Faced with the refusal of the Mexican government, which “does not find that there is the slightest obligation” to compensate for damages suffered by Mexicans or foreigners due to acts of political factions, France sent a fleet of 26 ships led by Deffaudis to the port of Veracruz in March 1838. .

This is Mexico’s main point of trade with Europe and is key to its ailing economy. “It was incredibly strangling him because the main income of the State was the product of the customs”, explains González Lezama.

Mexico had just suffered the separation from Texas, “national pride was already hit enough,” says the historian, so the government had asked France to pay the 600,000 pesos in installments. But he flatly rejected the requests for commercial advantages that they demanded.

Deffaudis did not accept the deal and gave an ultimatum ending at the last minute of April 15. The next day, he begins the blockade of the port of Veracruz .

Unsuccessful negotiations led French troops to open fire on November 27, 1838 against the fort of San Juan de Ulúa.

An illustration of naval troops in front of the San Juan de Ulúa fort in Mexico
Caption,The fort of San Juan de Ulúa was the main defense of the port of Veracruz since New Spain times.

“In a few hours they finish off the defenses of the port. They kill the Mexican artillerymen and dismantle the Mexican batteries. The French cannons were much superior in quality,” González Lezama points out.

The Mexicans “did not succeed in damaging the French vessels.”

The blockade of France to Veracruz, then, goes from the mere presence at sea to land. The Gauls were posted at different points in the city without much resistance from the Mexican forces.

Although the Mexican government enabled other ports in the Gulf of Mexico, none had the customs capacity of Veracruz. And smuggling became a big problem.

The only Mexican counteroffensive occurred on December 5 of that year. The forces under the command of General Antonio López de Santa Ana forced the French to withdraw, but they did not have the strength to endanger the blockade of Veracruz.

“It had no weight in the situation ,” explains the historian.

“The real weight that resolved the situation was when the English learned that the French had a claim against Mexico and they became concerned, because they knew very well what the true intention of the French was: to win a commercial place.”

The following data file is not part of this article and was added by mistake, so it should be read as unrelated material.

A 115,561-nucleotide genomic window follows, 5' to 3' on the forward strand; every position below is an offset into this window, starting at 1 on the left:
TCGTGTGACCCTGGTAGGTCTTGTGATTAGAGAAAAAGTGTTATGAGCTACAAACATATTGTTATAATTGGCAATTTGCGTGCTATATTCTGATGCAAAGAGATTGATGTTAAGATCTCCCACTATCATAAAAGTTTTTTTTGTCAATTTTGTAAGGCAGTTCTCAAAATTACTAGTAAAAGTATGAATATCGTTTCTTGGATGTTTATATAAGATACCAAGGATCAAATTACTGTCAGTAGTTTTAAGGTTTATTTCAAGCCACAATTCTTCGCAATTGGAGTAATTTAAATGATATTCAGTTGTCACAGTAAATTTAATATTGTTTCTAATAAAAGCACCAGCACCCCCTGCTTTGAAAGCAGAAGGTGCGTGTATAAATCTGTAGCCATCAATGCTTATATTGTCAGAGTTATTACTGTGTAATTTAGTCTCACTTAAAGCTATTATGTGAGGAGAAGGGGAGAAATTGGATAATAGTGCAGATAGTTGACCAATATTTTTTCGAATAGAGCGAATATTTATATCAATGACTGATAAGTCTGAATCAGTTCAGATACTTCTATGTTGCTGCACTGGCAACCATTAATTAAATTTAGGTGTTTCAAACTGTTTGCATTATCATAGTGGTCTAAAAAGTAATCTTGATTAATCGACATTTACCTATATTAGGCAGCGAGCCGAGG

An illustration of fighting in Veracruz

English mediation

In reality, the French presence in Mexico in that intervention was limited to the port of Veracruz and with the exception of three days of fighting, there were no more armed hostilities .

What changed the situation was the arrival at the port, together with a flotilla of 11 ships armed with 370 cannons , of the English minister Richard Pakenham , who presented himself as an intermediary in the conflict.

In the background, González Lezama explains, was that England was Mexico’s main trading partner and the dispute with France was not only affecting English merchant ships, but also threatening to position France at a strategic point in America.

“The heart of the matter was really the struggle of these two powers for control and participation in the distribution of what would later be called Latin America,” adds the historian.

Illustration of the port of Veracruz in the 19th century
Caption,The geopolitical positions of powers like England and France in America were at the center of the dispute in those years.

Faced with the English naval threat, France ended up accepting English mediation and in a period of three months the agreement was reached on March 9, 1839 : Mexico would pay the 600,000 pesos in installments (as it had offered from the beginning).

A few days after completing a year of blockade, France handed over the fort of San Juan de Ulúa and withdrew from the port of Veracruz the following month.

The Pastry War was a reflection of a precarious situation that Mexico was experiencing in those years, when it lost Texas, faced French intervention and shortly after the loss of more than half of its territory after a war with the United States, says González Lezama. .

The country did not have a strong government, there were factional disputes for power, and few resources to respond to external threats.

“The reflection came after the war against the US, but this was one of the signs that should have alerted us to what the problem was: we were not a nation,” the historian explains.

“Although we appear to be, we have not established ourselves as a State.”

Source. bbc.com/mundo